SME:  While different, your solution sounds similar to how maxmercy originally accomplished measurements, by measuring the area under the curve, but they were not apples-to-apples.  Read about it at the bottom of the very first post in this thread.  Perhaps maxmercy can chime in, but I don't think that filtering actually reduces clipping or prevents it.  Most movies are significantly below clipping when looking at their levels and waveforms.

 

The current methodology here creates an apples-to-apples comparison that first determined a maximum level of the disc (128dB), and compares everything against that, so that we have a real ranking: repeatable and comparable.  The dynamics score simply takes the difference from the overall peak and total RMS scores of the disc.  I feel like this, coupled with the PvA graphs, is more than enough to predict when a movie will be loud.  I don't feel like the ELCs really help anything, especially since their measurements have been so inconsistent over the years.

 

I'll take a look at the recording you mentioned in the near future, and post back with my findings.  Thanks!  :)

 

Nicke:  I haven't, mostly because it's not on BR and I'm not sure Netflix has an appropriately-mixed version of the DVD.



#2276 maxmercy

maxmercy

    Super Bass Overlord

  • Moderators
  • 1,833 posts
  • LocationNW FL

Posted 24 August 2014 - 02:58 AM

Speaking of the 20-30 hz impact, do you think an alternative rating system (still measured and scientifc) could be used to generate another list of "Best impact bass movies" or something along those lines.  A rating system that ignores extension below maybe 12 hz, and focuses a bit more on execution and level?  I'm not sure what to do for rating dynamics, I find that they aren't much of a factor if a movie's bass sounds good to me or not.  Maybe even reverse the "star" rating of dynamics, as I actually prefer low dynamic bass.

 

Waaaay too much 'left to interpretation' in the phrase 'Best Impact movies'.  Sooo much of what people perceive as 'impact' has more to do with your particular room, furniture and body resonances to simply say one particular freq range is 'impact'.  The way we do it, you can look at a PvA graph, look at the stats, and by experience (and knowing your room), you can tell pretty quickly whether or not a film will rock your world.  If you go back and read through the thread, you will read about all of us discussing very similar things, with trial and error until the current system was put into place.

 

   

I think what's needed is to weight the response using equal loudness contours (ELCs) to assess how subjectively loud it sounds. Dynamics could be determined using a ratio of the max ELC-weighted response over short-times vs. ELC-weighted long-time response. There's still the question of how long of a window to use for the short-time average. It might be helpful to use a few window sizes with different filters (i.e., low-pass with lower cut-off for longer window) to give fair weighting to the ULF.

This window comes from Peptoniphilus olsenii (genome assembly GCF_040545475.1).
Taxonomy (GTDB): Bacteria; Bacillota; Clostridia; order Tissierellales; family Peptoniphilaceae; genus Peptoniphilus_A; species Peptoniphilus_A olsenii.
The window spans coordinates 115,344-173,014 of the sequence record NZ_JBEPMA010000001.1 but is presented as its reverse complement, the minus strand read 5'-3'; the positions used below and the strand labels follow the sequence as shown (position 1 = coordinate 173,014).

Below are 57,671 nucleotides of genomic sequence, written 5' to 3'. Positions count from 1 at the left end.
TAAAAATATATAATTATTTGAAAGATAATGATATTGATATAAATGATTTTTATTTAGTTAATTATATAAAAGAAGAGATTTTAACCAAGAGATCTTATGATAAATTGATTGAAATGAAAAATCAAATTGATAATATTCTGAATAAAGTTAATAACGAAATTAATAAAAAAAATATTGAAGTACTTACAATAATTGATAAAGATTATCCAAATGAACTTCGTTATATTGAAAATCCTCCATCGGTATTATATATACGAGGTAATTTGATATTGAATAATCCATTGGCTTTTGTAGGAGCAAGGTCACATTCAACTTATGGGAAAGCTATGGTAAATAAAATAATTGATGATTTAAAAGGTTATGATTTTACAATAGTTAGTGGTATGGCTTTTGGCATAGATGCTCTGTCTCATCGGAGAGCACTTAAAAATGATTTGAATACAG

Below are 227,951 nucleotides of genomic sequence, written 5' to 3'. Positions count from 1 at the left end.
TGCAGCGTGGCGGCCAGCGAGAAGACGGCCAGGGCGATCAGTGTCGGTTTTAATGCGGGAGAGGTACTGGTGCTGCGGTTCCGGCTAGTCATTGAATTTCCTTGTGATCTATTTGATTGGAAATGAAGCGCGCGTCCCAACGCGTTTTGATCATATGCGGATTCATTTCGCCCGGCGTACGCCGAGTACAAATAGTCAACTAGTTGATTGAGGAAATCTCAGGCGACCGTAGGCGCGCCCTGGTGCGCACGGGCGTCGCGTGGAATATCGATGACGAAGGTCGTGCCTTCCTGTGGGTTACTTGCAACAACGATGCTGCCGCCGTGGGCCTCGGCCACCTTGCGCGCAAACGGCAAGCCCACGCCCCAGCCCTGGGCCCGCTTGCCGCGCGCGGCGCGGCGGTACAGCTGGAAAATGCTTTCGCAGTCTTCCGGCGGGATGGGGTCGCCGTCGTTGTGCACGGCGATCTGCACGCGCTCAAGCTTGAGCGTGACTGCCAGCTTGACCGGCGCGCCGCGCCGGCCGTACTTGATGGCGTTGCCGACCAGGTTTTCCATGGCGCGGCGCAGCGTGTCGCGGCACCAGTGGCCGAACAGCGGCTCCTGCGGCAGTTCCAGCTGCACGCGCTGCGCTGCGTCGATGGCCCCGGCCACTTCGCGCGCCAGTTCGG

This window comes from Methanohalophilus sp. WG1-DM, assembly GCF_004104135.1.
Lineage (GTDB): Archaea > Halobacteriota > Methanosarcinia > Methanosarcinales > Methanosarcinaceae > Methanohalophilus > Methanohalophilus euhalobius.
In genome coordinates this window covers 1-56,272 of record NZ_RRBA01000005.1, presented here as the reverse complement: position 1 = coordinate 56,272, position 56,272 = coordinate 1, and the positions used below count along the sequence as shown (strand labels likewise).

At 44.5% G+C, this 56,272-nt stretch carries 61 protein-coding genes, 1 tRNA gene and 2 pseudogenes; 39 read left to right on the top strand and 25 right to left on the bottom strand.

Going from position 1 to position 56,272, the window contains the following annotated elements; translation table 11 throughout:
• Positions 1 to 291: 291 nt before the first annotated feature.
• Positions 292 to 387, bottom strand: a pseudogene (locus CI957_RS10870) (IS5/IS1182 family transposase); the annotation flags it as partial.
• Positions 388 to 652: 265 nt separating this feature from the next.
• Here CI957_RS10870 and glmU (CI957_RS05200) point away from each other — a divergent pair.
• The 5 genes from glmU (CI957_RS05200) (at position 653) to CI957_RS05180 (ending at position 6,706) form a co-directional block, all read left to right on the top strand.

You are more than welcome to re-measure over 100 films in your spare time with different FFT settings.  But the current system was not decided upon on a whim.  One of the things that always bothered me about the FFT and PvA graphs is that neither tells the whole story.  But adding in the overall peak, RMS peak, and Dynamics numbers helps round out what the PvA cannot tell you.  Nearly every film I have measured has a full-range PvA that drops at 3dB/octave or more above 100Hz with few exceptions.  That's why we use full-range data for Peak, RMS Peak and Dynamics numbers, as they are already hevily bass-weighted.

The tricky part is knowing the proper reference volume for each track. In my mind, that's a more fundamental issue since I'm fairly certain many highly-rated (and some not so highly-rated) bass Blu-rays were mixed with monitoring at lower levels, so that theatrical reference is too loud. For example, Star Trek sounds to me like it was mixed at or very near theatrical reference; whereas, STID sounds like it got mixed closer to -10 (and clipped to death in the process of giving up 10 dB headroom). If this difference in reference volumes were taken into account, STID would end up with an even lower rating!

 

This is very tricky, ATSC has a system in place for determining reference level depending on the size of the room and the amount of acoustic treatment.  Tomlinson Holman posted on AVS that in smaller mix rooms, Reference level is 81dB as it 'matches' with 85dB reference in a larger room.  This is something we are likely never to know.  If an action film has >30dB dynamics, and 4 or 5 Star Level, then I am reasonably sure that it is the theatrical mix.  

Sad to say, we may never know the correct reference levels for a variety of Blu-ray releases. The best we could try to do is guess by doing some kind of analysis against the dialog. From what I've read out there, both -3 and -6 are common monitor level choices for DVD and Blu-ray mixes. From what I hear (subjective interpretation) listening to media some other recent releases were likely mixed at or near -10 dB. I think Looper may also have been mixed closer to -10. This is a big deal, because if Looper were played back at -10, the deep bass wouldn't be anywhere near as loud subjectively, and it sounds more like a movie with 3 stars extension than one with 5.